LANGLEY, Va. — John O. Brennan, director of the Central Intelligence Agency, is planning to reassign thousands of undercover spies and intelligence analysts into new departments as part of a restructuring of the 67-year-old agency, a move he said would make it more successful against modern threats and crises.

Drawing from disparate sources — from the Pentagon to corporate America — Mr. Brennan’s plan would partly abandon the agency’s current structure that keeps spies and analysts separate as they target specific regions or countries. Instead, C.I.A. officers will be assigned to 10 new mission centers focused on terrorism, weapons proliferation, the Middle East and other areas with responsibility for espionage operations, intelligence analysis and covert actions.

During a briefing with reporters on Wednesday, Mr. Brennan gave few specifics about how a new structure would make the C.I.A. better at spying in an era of continued terrorism, cyberspying and tumult across the Middle East. But he said the current structure of having undercover spies and analysts cloistered separately — with little interaction and answering to different bosses — was anachronistic given the myriad global issues the agency faces.

“I’ve never seen a time when we have been confronted with such an array of very challenging, complex and serious threats to our national security, and issues that we have to grapple with,” he said.

One model for the new divisions is the agency’s Counterterrorism Center, an amalgam of undercover spies and analysts charged with hunting, and often killing, militant suspects across the globe. Once a small, occasionally neglected office in the C.I.A., the Counterterrorism Center has grown into a behemoth with thousands of officers since the Sept. 11 attacks as the C.I.A. has taken charge of a number of secret wars overseas.

But Mr. Brennan also cited another model for his new plan: the American military. He said that the Defense Department’s structure of having a single military commander in charge of all operations in a particular region — the way a four-star commander runs United States Central Command — was an efficient structure that led to better accountability.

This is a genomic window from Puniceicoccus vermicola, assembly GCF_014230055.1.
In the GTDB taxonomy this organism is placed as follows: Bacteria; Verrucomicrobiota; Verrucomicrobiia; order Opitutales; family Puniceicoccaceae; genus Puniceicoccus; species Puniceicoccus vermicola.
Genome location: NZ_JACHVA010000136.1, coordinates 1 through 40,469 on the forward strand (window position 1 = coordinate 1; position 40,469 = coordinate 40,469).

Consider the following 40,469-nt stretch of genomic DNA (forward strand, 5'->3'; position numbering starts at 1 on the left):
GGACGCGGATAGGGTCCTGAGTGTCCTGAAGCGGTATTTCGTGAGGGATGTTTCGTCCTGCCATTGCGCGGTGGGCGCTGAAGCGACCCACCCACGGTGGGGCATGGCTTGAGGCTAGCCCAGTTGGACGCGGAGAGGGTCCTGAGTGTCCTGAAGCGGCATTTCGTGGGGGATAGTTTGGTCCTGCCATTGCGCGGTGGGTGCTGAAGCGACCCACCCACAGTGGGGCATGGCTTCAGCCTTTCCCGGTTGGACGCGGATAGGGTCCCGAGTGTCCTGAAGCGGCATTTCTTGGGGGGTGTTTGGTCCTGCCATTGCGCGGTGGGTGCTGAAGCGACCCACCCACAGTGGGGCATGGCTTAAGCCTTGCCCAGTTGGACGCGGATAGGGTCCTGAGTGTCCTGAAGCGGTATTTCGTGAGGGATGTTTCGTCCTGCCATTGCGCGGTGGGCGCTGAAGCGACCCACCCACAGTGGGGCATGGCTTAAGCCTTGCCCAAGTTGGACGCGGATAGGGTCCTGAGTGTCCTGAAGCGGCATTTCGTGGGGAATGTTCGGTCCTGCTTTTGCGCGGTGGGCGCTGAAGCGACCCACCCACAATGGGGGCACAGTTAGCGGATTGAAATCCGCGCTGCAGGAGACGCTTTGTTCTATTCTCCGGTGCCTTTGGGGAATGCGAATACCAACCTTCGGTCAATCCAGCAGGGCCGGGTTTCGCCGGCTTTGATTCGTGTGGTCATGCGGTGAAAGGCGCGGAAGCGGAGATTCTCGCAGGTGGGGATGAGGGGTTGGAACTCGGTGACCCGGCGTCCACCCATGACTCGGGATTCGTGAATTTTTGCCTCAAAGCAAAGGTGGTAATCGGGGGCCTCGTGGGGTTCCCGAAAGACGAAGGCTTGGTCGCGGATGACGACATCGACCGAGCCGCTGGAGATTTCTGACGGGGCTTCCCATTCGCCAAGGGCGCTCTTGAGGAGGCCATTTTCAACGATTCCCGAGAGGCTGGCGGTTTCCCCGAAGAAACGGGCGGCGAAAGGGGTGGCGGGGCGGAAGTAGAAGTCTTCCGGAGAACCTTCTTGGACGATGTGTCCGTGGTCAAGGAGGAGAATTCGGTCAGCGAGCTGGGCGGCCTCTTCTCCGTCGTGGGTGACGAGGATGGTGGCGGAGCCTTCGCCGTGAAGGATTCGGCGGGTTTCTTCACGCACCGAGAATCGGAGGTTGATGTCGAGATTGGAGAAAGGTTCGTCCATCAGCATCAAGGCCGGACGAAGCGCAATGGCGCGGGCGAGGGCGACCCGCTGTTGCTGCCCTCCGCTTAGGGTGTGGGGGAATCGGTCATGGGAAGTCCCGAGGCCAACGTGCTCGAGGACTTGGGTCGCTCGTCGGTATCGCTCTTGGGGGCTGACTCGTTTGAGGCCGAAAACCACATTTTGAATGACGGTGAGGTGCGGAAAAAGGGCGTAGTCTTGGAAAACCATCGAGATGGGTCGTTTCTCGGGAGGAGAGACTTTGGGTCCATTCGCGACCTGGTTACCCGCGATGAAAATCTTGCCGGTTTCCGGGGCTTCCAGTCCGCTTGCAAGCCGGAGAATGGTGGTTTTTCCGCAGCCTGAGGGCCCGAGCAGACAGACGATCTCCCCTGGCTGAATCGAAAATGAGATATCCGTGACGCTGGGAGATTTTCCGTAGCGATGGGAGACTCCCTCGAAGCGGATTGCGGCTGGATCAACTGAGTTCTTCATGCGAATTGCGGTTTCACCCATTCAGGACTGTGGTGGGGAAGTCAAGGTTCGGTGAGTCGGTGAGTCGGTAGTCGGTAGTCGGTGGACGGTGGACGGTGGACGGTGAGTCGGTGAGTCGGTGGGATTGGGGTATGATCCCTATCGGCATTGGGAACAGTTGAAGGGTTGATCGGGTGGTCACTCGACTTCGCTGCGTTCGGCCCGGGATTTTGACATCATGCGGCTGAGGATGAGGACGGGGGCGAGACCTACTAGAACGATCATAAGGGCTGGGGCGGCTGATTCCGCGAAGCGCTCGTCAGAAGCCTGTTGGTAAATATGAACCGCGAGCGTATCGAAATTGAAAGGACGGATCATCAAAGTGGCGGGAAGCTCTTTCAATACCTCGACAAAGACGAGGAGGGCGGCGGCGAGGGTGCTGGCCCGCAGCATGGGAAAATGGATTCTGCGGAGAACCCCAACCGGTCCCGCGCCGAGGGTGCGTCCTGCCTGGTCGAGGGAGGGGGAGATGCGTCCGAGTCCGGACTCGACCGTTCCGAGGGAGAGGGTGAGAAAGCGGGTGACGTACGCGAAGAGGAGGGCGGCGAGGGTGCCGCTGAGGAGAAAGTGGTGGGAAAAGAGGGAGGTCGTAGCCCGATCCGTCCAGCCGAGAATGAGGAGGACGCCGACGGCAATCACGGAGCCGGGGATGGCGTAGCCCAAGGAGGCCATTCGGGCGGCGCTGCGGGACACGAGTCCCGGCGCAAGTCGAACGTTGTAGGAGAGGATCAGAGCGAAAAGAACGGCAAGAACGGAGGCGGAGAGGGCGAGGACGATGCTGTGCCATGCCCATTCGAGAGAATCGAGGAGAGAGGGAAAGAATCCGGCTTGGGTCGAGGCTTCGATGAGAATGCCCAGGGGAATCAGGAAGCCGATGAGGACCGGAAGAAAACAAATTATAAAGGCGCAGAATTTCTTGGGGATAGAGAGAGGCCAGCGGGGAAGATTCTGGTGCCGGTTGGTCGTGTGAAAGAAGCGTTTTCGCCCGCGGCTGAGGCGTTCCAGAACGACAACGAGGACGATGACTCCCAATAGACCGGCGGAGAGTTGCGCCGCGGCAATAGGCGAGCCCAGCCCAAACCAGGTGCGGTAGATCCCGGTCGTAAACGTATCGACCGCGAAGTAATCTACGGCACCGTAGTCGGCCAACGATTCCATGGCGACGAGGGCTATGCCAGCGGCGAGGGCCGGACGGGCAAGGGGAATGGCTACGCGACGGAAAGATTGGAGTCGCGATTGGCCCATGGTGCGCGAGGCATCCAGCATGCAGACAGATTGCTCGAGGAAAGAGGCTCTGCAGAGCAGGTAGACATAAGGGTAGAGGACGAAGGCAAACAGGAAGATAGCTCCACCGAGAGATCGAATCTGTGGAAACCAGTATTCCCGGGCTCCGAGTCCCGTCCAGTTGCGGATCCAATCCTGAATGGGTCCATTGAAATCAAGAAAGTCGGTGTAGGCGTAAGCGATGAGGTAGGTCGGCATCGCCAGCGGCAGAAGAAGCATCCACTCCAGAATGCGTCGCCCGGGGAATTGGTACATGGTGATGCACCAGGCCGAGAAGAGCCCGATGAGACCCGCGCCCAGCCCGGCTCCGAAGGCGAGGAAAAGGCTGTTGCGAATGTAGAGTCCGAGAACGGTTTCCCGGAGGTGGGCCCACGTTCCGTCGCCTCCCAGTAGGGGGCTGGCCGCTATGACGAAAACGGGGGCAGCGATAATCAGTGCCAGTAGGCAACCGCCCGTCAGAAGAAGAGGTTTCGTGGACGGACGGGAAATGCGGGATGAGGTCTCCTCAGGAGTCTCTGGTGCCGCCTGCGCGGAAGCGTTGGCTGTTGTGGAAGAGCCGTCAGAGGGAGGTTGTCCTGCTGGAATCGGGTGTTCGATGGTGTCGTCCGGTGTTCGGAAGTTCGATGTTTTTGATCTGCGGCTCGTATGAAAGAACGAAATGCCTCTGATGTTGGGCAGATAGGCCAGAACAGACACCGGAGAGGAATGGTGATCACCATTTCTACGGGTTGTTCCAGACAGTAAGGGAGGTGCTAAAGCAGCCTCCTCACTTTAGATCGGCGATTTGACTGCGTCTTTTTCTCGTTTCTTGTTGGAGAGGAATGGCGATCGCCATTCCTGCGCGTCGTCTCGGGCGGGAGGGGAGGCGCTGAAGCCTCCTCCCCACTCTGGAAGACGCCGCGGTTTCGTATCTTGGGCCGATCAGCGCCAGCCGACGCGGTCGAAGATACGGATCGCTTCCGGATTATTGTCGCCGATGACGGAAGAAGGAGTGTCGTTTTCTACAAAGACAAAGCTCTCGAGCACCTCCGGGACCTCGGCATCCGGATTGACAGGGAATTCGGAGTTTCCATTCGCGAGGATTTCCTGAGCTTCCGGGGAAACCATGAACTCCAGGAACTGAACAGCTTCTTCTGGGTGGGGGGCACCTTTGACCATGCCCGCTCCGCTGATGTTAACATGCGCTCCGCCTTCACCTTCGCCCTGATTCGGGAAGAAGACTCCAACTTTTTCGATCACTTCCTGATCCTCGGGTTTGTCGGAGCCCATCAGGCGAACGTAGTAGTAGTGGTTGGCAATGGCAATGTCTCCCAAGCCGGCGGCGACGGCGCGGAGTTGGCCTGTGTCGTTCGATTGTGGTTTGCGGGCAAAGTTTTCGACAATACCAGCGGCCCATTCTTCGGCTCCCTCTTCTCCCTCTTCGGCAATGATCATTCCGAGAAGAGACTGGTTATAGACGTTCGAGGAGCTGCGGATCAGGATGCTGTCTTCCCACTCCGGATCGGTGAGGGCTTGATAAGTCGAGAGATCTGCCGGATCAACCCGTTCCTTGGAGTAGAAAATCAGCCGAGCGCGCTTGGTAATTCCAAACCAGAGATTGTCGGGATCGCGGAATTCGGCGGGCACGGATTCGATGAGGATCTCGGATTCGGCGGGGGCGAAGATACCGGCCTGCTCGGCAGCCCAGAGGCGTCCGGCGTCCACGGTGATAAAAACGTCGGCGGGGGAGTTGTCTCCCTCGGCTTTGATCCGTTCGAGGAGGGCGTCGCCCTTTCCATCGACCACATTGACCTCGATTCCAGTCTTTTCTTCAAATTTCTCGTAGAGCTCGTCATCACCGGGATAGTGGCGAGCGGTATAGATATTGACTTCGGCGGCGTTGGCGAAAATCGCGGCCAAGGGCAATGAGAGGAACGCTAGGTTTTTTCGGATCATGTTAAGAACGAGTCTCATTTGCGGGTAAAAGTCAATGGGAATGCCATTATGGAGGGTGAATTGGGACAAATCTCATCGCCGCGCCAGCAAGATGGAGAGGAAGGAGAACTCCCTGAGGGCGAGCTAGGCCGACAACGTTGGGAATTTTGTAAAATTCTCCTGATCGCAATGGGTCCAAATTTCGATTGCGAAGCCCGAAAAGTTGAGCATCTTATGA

Mark M. Lowenthal, a former senior C.I.A. analyst, said that the reorganization “is not going to go down smoothly” at the agency, especially among clandestine spies who have long been able to withhold information from analysts, such as the identity of their foreign agents. “The clandestine service is very, very guarded about giving too much information about sources to the analysts,” he said.

But Mr. Lowenthal, who said he had not been briefed about the reorganization and was basing his understanding of Mr. Brennan’s plan on news accounts, said that the new mission centers could help avoid a debacle like the intelligence assessments before the Iraq war, when analysts trusted information from sources they knew little about, and who were later discredited.

During his two years as C.I.A. director, Mr. Brennan has become known for working long days but also for being loath to delegate decisions to lower levels of C.I.A. bureaucracy. During the briefing on Wednesday, he showed flashes of frustration that, under the C.I.A.’s current structure, there is not one single person in charge of — and to hold accountable for — a number of pressing issues.